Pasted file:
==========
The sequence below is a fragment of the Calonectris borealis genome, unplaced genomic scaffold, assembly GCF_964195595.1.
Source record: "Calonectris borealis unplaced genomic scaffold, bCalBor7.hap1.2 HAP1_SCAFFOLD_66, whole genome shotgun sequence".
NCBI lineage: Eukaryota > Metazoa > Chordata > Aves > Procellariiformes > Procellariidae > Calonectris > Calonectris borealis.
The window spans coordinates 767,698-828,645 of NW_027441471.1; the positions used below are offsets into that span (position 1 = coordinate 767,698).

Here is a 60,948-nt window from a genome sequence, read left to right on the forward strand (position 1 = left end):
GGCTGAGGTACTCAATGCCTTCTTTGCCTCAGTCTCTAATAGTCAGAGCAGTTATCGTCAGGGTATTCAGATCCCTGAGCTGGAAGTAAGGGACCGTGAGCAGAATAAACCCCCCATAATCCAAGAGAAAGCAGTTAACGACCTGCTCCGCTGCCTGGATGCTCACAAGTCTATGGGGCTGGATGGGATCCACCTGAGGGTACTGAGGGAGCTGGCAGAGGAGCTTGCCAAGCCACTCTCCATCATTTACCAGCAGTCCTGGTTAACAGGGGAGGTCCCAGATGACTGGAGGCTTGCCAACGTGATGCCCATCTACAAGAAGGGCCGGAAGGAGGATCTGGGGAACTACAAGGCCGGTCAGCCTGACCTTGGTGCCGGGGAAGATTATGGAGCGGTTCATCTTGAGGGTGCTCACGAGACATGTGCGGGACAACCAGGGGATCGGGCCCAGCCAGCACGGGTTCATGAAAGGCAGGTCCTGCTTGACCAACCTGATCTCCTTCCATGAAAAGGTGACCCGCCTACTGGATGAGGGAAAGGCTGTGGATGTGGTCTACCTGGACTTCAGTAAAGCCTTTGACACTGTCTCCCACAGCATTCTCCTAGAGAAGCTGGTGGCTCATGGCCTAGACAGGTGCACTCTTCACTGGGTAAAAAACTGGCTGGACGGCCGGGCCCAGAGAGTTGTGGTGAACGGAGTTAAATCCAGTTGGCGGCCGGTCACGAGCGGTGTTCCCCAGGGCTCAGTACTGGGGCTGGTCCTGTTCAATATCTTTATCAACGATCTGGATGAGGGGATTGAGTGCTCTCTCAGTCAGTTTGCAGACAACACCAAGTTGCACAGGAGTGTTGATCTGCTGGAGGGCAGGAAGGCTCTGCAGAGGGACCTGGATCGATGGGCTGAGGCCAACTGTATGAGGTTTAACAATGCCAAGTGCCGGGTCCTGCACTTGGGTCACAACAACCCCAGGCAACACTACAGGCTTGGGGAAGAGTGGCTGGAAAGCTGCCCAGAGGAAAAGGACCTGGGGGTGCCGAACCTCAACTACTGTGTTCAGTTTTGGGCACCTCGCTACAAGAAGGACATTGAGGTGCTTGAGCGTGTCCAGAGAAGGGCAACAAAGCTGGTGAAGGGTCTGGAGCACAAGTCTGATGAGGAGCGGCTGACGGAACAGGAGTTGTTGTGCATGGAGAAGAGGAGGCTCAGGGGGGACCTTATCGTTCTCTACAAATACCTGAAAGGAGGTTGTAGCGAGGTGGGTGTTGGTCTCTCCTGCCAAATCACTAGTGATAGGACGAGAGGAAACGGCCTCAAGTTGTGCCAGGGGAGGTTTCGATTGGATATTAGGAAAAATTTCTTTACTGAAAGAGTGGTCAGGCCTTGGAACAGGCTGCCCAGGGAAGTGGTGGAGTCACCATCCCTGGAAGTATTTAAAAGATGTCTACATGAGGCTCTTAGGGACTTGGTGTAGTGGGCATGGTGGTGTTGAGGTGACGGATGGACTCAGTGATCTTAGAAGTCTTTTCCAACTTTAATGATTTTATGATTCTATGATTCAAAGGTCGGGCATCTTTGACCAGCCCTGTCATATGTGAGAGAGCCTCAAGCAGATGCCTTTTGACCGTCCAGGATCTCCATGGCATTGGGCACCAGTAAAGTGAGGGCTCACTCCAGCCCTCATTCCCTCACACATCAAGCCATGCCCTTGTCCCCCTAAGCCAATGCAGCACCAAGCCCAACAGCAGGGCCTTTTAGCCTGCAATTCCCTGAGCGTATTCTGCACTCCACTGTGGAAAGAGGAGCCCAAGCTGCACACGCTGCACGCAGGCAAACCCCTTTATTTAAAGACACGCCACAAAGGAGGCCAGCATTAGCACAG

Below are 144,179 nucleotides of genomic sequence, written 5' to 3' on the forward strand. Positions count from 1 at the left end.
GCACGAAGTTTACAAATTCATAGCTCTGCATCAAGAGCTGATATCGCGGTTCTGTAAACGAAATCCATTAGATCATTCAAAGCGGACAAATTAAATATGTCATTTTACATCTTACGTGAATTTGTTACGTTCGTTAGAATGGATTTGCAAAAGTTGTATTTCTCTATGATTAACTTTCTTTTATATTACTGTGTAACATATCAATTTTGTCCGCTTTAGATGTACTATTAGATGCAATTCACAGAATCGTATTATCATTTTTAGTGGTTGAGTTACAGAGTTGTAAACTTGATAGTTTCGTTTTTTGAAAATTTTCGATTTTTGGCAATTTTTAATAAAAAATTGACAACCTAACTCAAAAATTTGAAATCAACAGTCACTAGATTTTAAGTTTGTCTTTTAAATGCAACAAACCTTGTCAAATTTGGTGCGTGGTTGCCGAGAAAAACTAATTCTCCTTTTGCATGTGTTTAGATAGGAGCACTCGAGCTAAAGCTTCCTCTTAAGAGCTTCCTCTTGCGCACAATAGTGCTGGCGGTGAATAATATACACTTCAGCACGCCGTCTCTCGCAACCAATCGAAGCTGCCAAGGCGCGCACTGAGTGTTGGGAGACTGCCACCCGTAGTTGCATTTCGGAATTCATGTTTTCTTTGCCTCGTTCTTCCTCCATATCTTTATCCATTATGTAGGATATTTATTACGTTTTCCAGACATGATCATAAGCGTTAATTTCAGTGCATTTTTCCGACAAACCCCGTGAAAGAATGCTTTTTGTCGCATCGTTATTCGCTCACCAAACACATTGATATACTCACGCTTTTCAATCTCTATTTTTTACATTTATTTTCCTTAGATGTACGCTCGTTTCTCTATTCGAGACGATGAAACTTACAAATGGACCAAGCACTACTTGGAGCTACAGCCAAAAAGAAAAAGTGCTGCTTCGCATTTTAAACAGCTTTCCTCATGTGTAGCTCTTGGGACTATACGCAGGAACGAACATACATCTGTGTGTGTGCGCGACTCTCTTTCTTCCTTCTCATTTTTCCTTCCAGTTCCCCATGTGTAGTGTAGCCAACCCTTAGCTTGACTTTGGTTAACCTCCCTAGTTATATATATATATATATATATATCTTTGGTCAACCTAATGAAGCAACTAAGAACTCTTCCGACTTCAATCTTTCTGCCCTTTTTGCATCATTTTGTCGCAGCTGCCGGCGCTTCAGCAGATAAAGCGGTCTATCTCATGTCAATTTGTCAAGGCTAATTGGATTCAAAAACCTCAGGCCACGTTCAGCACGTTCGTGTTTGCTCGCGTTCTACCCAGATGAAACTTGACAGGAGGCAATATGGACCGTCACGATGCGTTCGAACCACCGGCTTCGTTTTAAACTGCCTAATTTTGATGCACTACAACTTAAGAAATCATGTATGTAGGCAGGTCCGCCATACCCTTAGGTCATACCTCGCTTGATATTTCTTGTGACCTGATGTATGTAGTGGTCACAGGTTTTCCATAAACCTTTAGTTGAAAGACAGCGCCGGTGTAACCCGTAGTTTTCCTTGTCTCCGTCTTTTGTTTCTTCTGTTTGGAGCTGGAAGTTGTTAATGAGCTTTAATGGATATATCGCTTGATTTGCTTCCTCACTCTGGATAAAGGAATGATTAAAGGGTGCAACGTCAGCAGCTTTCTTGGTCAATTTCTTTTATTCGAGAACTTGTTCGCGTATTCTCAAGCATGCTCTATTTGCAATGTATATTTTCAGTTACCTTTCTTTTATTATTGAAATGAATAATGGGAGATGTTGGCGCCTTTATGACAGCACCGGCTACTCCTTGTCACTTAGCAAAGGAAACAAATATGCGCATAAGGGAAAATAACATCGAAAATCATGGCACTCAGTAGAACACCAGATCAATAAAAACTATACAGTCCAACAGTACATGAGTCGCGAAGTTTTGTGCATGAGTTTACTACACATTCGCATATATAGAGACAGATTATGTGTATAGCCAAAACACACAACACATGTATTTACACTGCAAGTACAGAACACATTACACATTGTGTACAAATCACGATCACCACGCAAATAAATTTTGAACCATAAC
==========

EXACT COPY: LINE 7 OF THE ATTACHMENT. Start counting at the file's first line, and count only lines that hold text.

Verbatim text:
Below are 144,179 nucleotides of genomic sequence, written 5' to 3' on the forward strand. Positions count from 1 at the left end.